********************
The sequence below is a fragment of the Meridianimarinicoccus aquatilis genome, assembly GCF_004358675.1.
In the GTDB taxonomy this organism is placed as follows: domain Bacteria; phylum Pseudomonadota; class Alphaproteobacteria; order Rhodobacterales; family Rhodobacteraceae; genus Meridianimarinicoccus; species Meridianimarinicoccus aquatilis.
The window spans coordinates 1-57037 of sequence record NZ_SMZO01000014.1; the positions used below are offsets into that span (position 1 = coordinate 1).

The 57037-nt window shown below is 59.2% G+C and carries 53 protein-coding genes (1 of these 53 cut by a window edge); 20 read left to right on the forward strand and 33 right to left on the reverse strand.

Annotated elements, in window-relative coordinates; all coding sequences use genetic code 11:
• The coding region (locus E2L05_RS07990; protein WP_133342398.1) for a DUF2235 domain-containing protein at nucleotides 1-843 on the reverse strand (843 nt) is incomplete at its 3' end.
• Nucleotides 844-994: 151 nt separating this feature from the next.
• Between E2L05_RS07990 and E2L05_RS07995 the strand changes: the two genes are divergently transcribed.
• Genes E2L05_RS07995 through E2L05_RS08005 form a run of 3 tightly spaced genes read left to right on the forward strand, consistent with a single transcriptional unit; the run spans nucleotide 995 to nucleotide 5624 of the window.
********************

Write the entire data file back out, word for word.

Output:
The sequence below is a fragment of the Meridianimarinicoccus aquatilis genome, assembly GCF_004358675.1.
In the GTDB taxonomy this organism is placed as follows: domain Bacteria; phylum Pseudomonadota; class Alphaproteobacteria; order Rhodobacterales; family Rhodobacteraceae; genus Meridianimarinicoccus; species Meridianimarinicoccus aquatilis.
The window spans coordinates 1-57037 of sequence record NZ_SMZO01000014.1; the positions used below are offsets into that span (position 1 = coordinate 1).

The 57037-nt window shown below is 59.2% G+C and carries 53 protein-coding genes (1 of these 53 cut by a window edge); 20 read left to right on the forward strand and 33 right to left on the reverse strand.

Annotated elements, in window-relative coordinates; all coding sequences use genetic code 11:
• The coding region (locus E2L05_RS07990; protein WP_133342398.1) for a DUF2235 domain-containing protein at nucleotides 1-843 on the reverse strand (843 nt) is incomplete at its 3' end.
• Nucleotides 844-994: 151 nt separating this feature from the next.
• Between E2L05_RS07990 and E2L05_RS07995 the strand changes: the two genes are divergently transcribed.
• Genes E2L05_RS07995 through E2L05_RS08005 form a run of 3 tightly spaced genes read left to right on the forward strand, consistent with a single transcriptional unit; the run spans nucleotide 995 to nucleotide 5624 of the window.